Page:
It happens all the time. Some dude who probably shouldn’t be wearing a skintight jumpsuit and some other dude wearing the slightly more flattering bathrobe/pajama ensemble cross paths — usually at a comic book convention, but it could happen at 7-11, too — and they instantly start berating the others’ choice of fandaemonium. This could lead to Cheetohs-stained fisticuffs, but most likely the kerfuffle will end before anyone gets too hurt. Just a mutually shared rib cramp and shortness of breath, possibly some bruised feelings. Yes, the battle between Star Trek and Star Wars is a long one and waged, usually, only by its hardest of hardcore adherents. But sometimes, very rarely, the people who actually engage in the production of the movies and TV shows go at it. And it’s no less embarassing for them than it is for those of us who watch it transpire.
For some strange reason, 2011 turned out to be one of those times. It started with William Shatner, the second captain of the Enterprise but the first Captain Kirk, pointlessly (and a little sexistly) belittling Star Wars to a confused interviewer. This was followed-up by Carrie Fisher, the one and only Princess Leia, taking up arms and blasting Star Trek and Shatner right back. At this point, The Shat began to take things personally and it started to become much less funny. Thankfully, George Takei, who portrayed the oft-shirtless fencing Sulu in “Star Trek” and the movies that followed, stepped in and tried to broker a peace between the two forces.
Here’s Takei’s solution:
Perfectly reasonable. Even rational. And it seemed as if the two sides had laid down their weapons and decided to co-exist in this great big galaxy of washed-up Hollywood stars. All was quiet until Shatner retaliated against his own former crewman, and now it’s a just a matter of time before some loses an eye. But this whole argument is silly. Star Trek is obviously better than Star Wars, just as Star Wars is clearly better than Star Trek.
Don’t believe me that both statements can be equally true? Take a gander below to prove yourself wrong. And, just to be clear on our terms, I’m only referring to the original productions and the original casts, except where otherwise noted. Only the 1960s “Star Trek” TV series, the six movies starring that cast, and the first Star Wars trilogy matter in this debate.
Star Trek has…
Of all the fantastical sci-fi technology in either Star Trek or Star Wars, having the ability to instaneously travel from one point to another trumps all the rest in terms of We Need This Nowness. Interstellar travel is great and all, but teleportation is the dream of every working person stuck in rush hour traffic. Not even lightsabers (more on them later) are handy when there are miles of automobiles ahead of you. Plus, while there have been a few transporter mishaps throughout the years, it’s still statistically safer than cars. Beam me up, already.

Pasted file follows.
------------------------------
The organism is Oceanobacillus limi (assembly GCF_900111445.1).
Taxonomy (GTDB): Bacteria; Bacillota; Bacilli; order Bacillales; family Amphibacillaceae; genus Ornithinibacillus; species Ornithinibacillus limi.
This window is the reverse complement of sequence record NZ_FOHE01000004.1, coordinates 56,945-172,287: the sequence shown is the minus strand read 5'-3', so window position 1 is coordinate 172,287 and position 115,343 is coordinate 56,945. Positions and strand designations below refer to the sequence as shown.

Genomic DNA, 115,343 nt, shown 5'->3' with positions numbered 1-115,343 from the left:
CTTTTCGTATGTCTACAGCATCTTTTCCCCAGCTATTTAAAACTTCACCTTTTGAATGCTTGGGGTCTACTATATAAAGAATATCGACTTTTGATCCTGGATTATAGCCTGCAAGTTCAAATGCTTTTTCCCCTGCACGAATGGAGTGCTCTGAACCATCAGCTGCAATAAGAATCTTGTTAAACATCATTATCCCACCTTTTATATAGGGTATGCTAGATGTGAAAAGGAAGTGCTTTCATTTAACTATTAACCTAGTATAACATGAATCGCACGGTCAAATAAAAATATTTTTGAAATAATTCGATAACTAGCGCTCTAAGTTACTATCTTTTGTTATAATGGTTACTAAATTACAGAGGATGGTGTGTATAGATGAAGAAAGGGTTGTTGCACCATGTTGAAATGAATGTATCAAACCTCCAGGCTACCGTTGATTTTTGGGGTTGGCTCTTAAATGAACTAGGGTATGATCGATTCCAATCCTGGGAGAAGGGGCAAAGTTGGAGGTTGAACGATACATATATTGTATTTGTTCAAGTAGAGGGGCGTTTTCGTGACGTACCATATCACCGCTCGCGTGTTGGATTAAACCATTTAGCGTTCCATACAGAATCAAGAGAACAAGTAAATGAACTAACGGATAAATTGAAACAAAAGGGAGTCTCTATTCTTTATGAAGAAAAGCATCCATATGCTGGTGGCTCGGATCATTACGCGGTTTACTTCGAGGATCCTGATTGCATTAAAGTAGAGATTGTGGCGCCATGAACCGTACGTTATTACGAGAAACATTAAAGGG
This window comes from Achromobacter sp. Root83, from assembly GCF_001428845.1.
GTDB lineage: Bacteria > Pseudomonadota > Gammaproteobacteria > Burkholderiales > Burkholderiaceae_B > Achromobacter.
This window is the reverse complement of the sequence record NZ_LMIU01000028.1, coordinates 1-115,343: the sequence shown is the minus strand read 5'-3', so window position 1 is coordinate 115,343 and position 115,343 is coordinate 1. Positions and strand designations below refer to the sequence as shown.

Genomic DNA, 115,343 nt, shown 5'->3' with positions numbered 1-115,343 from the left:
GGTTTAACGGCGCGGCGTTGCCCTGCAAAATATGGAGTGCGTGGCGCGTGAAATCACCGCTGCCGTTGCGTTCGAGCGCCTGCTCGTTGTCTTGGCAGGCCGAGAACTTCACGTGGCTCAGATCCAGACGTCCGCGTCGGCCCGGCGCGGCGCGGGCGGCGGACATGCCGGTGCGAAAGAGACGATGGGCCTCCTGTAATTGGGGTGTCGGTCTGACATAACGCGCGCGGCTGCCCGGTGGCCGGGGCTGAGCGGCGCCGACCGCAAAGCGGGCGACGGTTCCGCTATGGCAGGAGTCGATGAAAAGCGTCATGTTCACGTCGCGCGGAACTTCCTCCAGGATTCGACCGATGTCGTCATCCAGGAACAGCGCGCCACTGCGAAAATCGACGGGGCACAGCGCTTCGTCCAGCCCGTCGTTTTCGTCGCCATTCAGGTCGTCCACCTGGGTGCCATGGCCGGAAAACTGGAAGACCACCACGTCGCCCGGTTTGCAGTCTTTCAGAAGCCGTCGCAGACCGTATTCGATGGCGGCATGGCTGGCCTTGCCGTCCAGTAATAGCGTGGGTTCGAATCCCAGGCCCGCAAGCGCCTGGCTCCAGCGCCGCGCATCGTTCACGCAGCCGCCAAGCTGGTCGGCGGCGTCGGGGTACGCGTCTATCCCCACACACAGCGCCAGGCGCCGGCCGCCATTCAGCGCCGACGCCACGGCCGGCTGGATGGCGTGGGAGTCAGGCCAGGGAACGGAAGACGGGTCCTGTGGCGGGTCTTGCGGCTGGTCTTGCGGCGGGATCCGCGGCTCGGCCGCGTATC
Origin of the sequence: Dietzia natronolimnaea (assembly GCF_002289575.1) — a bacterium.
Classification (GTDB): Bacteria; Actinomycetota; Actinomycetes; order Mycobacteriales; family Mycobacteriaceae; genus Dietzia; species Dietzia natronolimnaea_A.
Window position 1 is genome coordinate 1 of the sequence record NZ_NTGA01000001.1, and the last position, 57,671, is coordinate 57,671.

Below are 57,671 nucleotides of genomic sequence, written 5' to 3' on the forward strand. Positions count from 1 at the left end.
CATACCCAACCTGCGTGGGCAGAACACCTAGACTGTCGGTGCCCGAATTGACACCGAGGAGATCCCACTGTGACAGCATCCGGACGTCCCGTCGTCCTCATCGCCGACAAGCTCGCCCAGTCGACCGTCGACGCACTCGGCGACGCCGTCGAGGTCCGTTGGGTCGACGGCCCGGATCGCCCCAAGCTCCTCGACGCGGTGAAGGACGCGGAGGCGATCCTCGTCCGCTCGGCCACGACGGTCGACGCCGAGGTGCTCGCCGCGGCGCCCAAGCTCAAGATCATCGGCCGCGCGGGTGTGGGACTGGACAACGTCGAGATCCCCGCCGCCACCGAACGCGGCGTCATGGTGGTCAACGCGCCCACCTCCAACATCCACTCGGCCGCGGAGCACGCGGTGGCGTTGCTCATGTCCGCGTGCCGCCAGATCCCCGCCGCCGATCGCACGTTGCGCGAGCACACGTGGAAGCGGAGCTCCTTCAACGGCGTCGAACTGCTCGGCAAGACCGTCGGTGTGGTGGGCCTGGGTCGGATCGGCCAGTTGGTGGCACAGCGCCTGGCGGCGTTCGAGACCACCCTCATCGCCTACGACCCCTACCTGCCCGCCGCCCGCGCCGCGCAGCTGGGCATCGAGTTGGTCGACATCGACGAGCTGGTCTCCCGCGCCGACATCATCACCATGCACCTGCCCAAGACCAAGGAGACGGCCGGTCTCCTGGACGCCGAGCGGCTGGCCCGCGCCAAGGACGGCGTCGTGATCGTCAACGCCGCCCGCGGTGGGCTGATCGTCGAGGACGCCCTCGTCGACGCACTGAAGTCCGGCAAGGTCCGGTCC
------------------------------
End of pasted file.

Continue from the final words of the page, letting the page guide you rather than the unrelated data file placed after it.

…Real World Concerns!
Starting from the very beginning, Star Trek was about more than epic space battles and laser gun fights with aliens; it also reflected the contemporary reality in which it was made. It made us hopeful for the future while looking directly at where we were as a country and as a race of people, critiquing where necessary. And sometimes, as was the case with Star Trek VI: The Undiscovered Country — itself a thinly veiled storyline about the ending of the Cold War — the political commentary was also incredibly entertaining. The only commentary Star Wars could manage was a simplistic, “Empires are bad, m’kay?”
Environmentalist Ideals Whales!
Alongside the “current events” component, Gene Rodenberry always infused his galactic western with a clear environmentalist streak. This is no more obvious than in Star Trek IV: The Voyage Home, where the fate of the Earth is at stake unless Kirk and the Enterprise crew can save the entire species of humpback whales. Silly? Yes. Fun? Of course. But the message was clear: We have to save Earth today to protect it from tomorrow. You won’t get anything remotely that consequential in Star Wars.
Okay, so, there was never any actual onscreen sex in Star Trek or Star Wars, but sexuality and romantic entanglements were very common in the former and almost completely absent from the latter. Whether or not you think of Captain James Tiberius Kirk as a Space-Whore just dripping with Space-STDs, it’s impossible to deny that his affairs of the heart weren’t charming in the televisual sense. But every main character in “The Original Series” had a love/lust subplot at some point, showing just how human we’ll still be in the future. Even when practically everything else is perfect, our relationships will still be messy, and that’s exactly how we wanrt it. I’m fairly certain sex doesn’t even exist in Star Wars and that everyone reproduces through cloning or osmosis.
Star Wars may always be the one breaking new ground in special effects, but Star Trek always seemed to be the one to actually affect the larger culture in some way. Perhaps its greatest achievement was showcasing a group of people from different racial and national backgrounds working together for the common good. Whites, blacks, Russians, Japanese, women, and even aliens from other worlds can join forces for the betterment of everybody, and this was in the midst of the Cold War, in the turmoil of the Civil Rights Movement, and when women were still mostly relegated to homemaker status. Just seeing these faces on television, week after week for three years, had to have subconsciously changed how people viewed the world — especially with younger generations. Outside of Lando Calrissian and Princess Leia there are no people of color or the non-male gender who make a lick of difference in Star Wars.
But Star Trek had a hero for everyone. Well, except homosexuals, sadly, unless George Takei counts…
This continued in “The Next Generation”…
“Deep Space Nine”…